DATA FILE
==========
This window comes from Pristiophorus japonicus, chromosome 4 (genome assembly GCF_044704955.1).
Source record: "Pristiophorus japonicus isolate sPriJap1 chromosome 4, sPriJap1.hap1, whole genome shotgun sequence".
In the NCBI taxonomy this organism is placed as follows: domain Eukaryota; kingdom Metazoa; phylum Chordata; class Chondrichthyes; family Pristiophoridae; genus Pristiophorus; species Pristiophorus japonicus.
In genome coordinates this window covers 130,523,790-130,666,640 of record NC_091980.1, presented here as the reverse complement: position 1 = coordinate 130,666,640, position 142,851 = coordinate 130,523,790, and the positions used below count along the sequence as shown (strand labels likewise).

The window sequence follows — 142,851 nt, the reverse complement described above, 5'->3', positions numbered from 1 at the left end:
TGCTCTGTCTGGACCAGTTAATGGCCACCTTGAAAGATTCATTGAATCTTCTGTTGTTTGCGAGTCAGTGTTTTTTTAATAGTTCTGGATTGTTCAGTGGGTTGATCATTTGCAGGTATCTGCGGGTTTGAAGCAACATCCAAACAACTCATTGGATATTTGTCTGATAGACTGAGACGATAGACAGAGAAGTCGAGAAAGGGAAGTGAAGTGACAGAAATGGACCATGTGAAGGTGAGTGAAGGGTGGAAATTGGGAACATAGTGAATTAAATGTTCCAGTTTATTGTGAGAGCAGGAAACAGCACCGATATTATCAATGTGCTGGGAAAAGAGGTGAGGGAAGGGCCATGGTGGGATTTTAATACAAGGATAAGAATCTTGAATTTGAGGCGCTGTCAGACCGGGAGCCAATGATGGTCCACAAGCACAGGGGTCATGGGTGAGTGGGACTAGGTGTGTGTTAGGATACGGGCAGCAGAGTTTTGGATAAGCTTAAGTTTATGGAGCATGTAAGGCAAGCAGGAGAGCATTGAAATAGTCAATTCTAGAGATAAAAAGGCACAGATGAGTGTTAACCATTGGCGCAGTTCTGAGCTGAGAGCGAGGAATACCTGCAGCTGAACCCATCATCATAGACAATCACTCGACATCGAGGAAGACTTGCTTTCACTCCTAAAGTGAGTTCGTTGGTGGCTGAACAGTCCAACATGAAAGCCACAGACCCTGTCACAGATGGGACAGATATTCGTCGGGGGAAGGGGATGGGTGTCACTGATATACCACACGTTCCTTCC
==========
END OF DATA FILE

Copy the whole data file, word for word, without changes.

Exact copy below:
This window comes from Pristiophorus japonicus, chromosome 4 (genome assembly GCF_044704955.1).
Source record: "Pristiophorus japonicus isolate sPriJap1 chromosome 4, sPriJap1.hap1, whole genome shotgun sequence".
In the NCBI taxonomy this organism is placed as follows: domain Eukaryota; kingdom Metazoa; phylum Chordata; class Chondrichthyes; family Pristiophoridae; genus Pristiophorus; species Pristiophorus japonicus.
In genome coordinates this window covers 130,523,790-130,666,640 of record NC_091980.1, presented here as the reverse complement: position 1 = coordinate 130,666,640, position 142,851 = coordinate 130,523,790, and the positions used below count along the sequence as shown (strand labels likewise).

The window sequence follows — 142,851 nt, the reverse complement described above, 5'->3', positions numbered from 1 at the left end:
TGCTCTGTCTGGACCAGTTAATGGCCACCTTGAAAGATTCATTGAATCTTCTGTTGTTTGCGAGTCAGTGTTTTTTTAATAGTTCTGGATTGTTCAGTGGGTTGATCATTTGCAGGTATCTGCGGGTTTGAAGCAACATCCAAACAACTCATTGGATATTTGTCTGATAGACTGAGACGATAGACAGAGAAGTCGAGAAAGGGAAGTGAAGTGACAGAAATGGACCATGTGAAGGTGAGTGAAGGGTGGAAATTGGGAACATAGTGAATTAAATGTTCCAGTTTATTGTGAGAGCAGGAAACAGCACCGATATTATCAATGTGCTGGGAAAAGAGGTGAGGGAAGGGCCATGGTGGGATTTTAATACAAGGATAAGAATCTTGAATTTGAGGCGCTGTCAGACCGGGAGCCAATGATGGTCCACAAGCACAGGGGTCATGGGTGAGTGGGACTAGGTGTGTGTTAGGATACGGGCAGCAGAGTTTTGGATAAGCTTAAGTTTATGGAGCATGTAAGGCAAGCAGGAGAGCATTGAAATAGTCAATTCTAGAGATAAAAAGGCACAGATGAGTGTTAACCATTGGCGCAGTTCTGAGCTGAGAGCGAGGAATACCTGCAGCTGAACCCATCATCATAGACAATCACTCGACATCGAGGAAGACTTGCTTTCACTCCTAAAGTGAGTTCGTTGGTGGCTGAACAGTCCAACATGAAAGCCACAGACCCTGTCACAGATGGGACAGATATTCGTCGGGGGAAGGGGATGGGTGTCACTGATATACCACACGTTCCTTCC